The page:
“Believe me, I know it must have been hard to stand idly by and do nothing as a foreign military invaded one of your allies,” the fictitious Mr. Putin wrote. “But you didn’t really make much of a fuss over any of it, and I couldn’t be more grateful for that.”
It nicely captures the frustrations of many Obama administration critics who are increasingly demanding that the White House “do something” about Russia troop buildup on the Ukrainian border if it wishes to maintain any credibility on the world stage.
This “doing something” generally means taking military action. Yet what would a “meaningful military response” look like at a time when the Obama administration is determined not to be the world's policeman? And would armed escalation be a wise move?
That was the subject of a hearing Tuesday on Russian military developments, which Putin is using as a tool to “reestablish a Russian sphere of influence in Europe,” warned House Armed Services Committee Chairman Howard “Buck” McKeon (R) of California. Fail to act, and the US risks losing major credibility among its allies, and more importantly, among its adversaries, both of whom, “are watching our every move.”
A number of right-leaning analysts have suggested that “the best way to invite Russia into Ukraine” is to fail to act, as Dov Zakheim, a senior fellow at CNA Analysis, put it during a Heritage Foundation discussion last week as he called for the US to move “land forces – not just air forces” to the region. “We need to move them quickly,” he added, “not just into Poland but into the Balkan states.”
Lawmakers steered clear of prescriptions during the hearing Tuesday but did express a great deal of curiosity about what, precisely, the US military options are. The US Navy is now sending an additional ship to the region, which should arrive within the week, said Vice Adm. Frank Pandolfe, director for strategic plans and policy on the Joint Staff. NATO’s Supreme Allied Commander, Gen. Philip Breedlove, is weighing the possibility of “increasing military exercises, forward deploying additional military equipment and personnel, and increasing our naval, air, and ground presence.”
The US has also reassured allies that its commitment to Article 5, NATO’s collective defense agreement, “is ironclad, and we are not just saying that,” Derek Chollet, assistant secretary of Defense for international security affairs, assured lawmakers, should Russia attempt to venture into a NATO-member country.
Do you think Putin understands that? one lawmaker asked. “I mean, is he trying to put the whole motherland back together?”
“I always hesitate to try to put myself in Putin’s head. But what I can say is that Russia’s behavior clearly seems to be motivated by a sense ... that they are better off having client states around them that are completely beholden to Moscow,” Admiral Pandolfe said, adding dryly, “We don’t share that view.”
But even so, would it not be more appropriate for European nations to step up, rather than the US, given that this is happening in their backyard,” Rep. Walter Jones (R) of North Carolina wondered. “Now, I understand that we have these treaties and I understand the role of NATO and I do support NATO, by the way. But here we go again trying to take the lead, so to speak,” he said.
“And I think that, quite frankly, that sometimes instead of being the leader, we should be supporting these other nations, let them take the lead, let them be the one to say to Putin, ‘If you go any further you’re going to see the German troops, or the French troops, or the Brits,’ ” he added.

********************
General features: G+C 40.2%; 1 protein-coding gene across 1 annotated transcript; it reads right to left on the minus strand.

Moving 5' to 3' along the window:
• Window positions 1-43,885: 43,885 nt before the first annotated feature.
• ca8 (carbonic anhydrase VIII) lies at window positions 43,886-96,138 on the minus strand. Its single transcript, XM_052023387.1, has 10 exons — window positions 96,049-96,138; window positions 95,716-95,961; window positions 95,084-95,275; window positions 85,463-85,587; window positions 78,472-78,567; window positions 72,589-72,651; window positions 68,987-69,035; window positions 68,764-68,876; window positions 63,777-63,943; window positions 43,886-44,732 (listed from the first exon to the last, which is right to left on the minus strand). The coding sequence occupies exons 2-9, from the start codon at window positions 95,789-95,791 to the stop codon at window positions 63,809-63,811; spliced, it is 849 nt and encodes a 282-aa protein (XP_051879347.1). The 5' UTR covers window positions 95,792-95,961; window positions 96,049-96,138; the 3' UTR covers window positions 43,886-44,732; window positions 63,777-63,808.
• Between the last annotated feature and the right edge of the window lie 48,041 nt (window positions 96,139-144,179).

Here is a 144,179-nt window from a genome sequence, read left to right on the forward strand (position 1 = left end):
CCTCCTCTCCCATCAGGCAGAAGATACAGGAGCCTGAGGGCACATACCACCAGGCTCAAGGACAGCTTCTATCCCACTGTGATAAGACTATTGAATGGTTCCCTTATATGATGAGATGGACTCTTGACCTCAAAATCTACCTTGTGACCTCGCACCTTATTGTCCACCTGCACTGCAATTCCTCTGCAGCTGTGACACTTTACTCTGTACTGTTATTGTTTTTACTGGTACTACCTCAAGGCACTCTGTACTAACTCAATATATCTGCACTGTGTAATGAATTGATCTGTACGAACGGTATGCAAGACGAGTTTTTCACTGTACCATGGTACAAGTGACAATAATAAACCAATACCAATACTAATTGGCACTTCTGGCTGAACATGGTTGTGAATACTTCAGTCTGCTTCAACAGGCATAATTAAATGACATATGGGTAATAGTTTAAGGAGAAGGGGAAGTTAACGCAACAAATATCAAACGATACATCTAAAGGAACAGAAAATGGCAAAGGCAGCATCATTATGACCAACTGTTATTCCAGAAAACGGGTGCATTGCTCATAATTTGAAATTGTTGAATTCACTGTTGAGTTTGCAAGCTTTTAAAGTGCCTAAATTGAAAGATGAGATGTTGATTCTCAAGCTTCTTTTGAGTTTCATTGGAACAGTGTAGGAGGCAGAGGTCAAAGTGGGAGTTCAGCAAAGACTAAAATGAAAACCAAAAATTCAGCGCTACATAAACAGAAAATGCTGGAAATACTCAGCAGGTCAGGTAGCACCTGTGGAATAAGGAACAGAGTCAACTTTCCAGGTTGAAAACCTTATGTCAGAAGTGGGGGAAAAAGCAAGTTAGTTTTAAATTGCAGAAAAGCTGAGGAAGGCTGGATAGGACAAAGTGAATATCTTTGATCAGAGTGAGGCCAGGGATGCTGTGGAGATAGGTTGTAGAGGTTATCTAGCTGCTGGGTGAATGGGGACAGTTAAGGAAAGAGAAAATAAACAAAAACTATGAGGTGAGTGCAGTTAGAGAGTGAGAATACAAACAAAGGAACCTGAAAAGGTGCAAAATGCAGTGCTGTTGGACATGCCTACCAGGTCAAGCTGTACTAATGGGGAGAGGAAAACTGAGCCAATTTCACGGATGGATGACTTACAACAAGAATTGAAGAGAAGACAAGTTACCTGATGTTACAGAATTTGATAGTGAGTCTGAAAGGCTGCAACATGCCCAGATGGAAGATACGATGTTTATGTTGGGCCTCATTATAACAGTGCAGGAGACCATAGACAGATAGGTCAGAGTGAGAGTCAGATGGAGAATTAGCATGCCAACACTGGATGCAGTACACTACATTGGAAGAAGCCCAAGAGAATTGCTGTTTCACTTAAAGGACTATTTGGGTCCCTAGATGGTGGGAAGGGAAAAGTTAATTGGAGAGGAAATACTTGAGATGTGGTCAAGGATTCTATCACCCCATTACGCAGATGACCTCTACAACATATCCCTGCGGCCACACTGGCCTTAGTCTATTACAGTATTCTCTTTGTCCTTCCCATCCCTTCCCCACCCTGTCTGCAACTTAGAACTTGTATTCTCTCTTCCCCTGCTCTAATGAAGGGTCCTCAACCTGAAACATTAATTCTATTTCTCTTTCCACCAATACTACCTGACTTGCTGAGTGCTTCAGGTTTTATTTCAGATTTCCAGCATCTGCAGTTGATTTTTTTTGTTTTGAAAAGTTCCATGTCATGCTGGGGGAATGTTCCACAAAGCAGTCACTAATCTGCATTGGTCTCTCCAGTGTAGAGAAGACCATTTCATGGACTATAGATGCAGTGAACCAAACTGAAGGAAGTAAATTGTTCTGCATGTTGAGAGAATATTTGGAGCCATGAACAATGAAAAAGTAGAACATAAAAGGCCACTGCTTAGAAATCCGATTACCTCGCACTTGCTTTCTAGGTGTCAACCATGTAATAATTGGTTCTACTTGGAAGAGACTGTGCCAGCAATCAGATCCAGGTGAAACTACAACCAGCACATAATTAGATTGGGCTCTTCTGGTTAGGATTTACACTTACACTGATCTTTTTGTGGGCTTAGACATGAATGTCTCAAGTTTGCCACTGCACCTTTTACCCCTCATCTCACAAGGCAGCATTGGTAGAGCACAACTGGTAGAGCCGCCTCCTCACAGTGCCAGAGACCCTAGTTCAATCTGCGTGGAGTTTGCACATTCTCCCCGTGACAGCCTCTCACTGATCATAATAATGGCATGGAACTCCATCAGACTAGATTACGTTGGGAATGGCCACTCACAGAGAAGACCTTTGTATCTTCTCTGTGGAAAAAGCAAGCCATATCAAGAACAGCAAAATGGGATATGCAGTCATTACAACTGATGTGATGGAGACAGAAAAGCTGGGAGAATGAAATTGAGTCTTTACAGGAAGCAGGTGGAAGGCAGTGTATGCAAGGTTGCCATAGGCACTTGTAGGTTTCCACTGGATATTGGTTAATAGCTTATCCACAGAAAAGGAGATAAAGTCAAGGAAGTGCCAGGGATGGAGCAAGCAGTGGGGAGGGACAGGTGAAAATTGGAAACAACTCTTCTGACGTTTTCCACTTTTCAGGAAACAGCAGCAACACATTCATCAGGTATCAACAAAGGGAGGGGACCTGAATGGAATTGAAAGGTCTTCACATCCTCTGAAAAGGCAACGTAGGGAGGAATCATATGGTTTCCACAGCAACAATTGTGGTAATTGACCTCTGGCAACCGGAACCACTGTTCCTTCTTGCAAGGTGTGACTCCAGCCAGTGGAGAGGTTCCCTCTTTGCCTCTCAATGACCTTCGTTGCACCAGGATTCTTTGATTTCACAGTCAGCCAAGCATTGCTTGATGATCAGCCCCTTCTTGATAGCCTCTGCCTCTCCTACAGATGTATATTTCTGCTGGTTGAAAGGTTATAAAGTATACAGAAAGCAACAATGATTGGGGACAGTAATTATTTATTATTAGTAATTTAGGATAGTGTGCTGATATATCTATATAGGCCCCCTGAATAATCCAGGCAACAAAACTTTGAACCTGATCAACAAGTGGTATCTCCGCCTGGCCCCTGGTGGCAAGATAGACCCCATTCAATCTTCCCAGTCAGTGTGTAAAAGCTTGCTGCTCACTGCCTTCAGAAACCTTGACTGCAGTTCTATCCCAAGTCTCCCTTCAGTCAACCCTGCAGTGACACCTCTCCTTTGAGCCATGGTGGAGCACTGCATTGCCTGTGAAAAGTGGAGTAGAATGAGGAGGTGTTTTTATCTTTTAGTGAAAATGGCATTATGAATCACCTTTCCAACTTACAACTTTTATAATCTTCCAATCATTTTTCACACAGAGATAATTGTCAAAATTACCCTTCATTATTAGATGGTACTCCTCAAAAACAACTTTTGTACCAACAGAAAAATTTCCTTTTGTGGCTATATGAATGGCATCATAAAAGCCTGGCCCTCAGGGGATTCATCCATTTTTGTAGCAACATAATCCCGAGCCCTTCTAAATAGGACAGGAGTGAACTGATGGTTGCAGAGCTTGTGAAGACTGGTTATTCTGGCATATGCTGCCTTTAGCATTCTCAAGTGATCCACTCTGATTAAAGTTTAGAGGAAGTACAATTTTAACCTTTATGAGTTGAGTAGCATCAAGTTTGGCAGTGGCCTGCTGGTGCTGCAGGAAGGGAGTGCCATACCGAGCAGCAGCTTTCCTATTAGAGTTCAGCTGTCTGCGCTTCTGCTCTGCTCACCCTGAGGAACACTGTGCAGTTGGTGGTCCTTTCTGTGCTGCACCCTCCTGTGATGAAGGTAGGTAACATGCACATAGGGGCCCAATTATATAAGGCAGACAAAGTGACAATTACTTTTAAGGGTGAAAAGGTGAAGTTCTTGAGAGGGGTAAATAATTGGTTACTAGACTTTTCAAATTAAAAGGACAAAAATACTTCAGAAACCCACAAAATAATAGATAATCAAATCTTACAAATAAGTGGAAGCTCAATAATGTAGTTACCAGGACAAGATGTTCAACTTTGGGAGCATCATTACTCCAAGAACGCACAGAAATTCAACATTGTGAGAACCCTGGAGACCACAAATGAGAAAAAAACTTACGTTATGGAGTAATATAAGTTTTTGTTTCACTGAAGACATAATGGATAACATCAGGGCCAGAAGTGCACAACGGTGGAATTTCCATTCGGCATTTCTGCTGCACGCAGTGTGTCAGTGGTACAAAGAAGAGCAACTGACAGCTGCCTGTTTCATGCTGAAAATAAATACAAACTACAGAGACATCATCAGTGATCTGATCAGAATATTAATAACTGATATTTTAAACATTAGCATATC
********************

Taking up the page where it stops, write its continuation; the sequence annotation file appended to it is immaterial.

Mr. Chollet seemed relieved at the line of inquiry. “Sir, a great question,” he said. After all, only three European nations – Estonia, Greece, and the UK – contributed the required NATO membership fee of 2 percent or more of their GDP. The US, by contrast, contributes roughly 70 percent of the NATO budget, Rep. Tammy Duckworth (D) of Illinois, a combat veteran, pointed out.
Currently, the Russian military’s ability to extend its sphere of influence outside its region is “very limited,” Pandolfe said, while at the same time cautioning that while once “starved of funding and fragmented” the Russian military is increasingly “streamlined” and its most elite units are “well trained and equipped.”
Still, “Russia is not the Soviet Union,” Chollet noted. While the USSR’s military size was 4.3 million, the current Russian army numbers less than 1 million, Pandolfe pointed out, noting that many are still conscripts.
Even so, “The notion that if we’re somehow just tough enough,” as Rep. Adam Smith (D) of Washington put it, “is one that I always want to make sure does not stand unchallenged, because it can lead to some very, very bad results.”
As far as the deterrent impact of the US flexing its military might, Representative Smith noted that Russia invaded Georgia during a time when the US was spending $700 billion a year in Iraq and Afghanistan. “The US military was never stronger than it was in 2008,” he said. “We had just invaded two countries and deposed of their leadership and Putin went in and basically annexed two parts of Georgia in the midst of that,” he said. “So, obviously, strength alone is not enough.”
The US could arm the Ukraine, “and say, ‘Hey, Russia’s coming, we’re going to start arming you to the teeth and fight a proxy war with them,” Smith suggested facetiously.
“Sir, our overall approach throughout this entire crisis has been we want to deescalate tensions, and the president has been very clear that there is not a military solution to the Ukrainian crisis,” Pandolfe responded. “Now, whether or not that has any effect on Mr. Putin’s mindset is anyone’s guess. But it also just may be the right thing to do anyway.”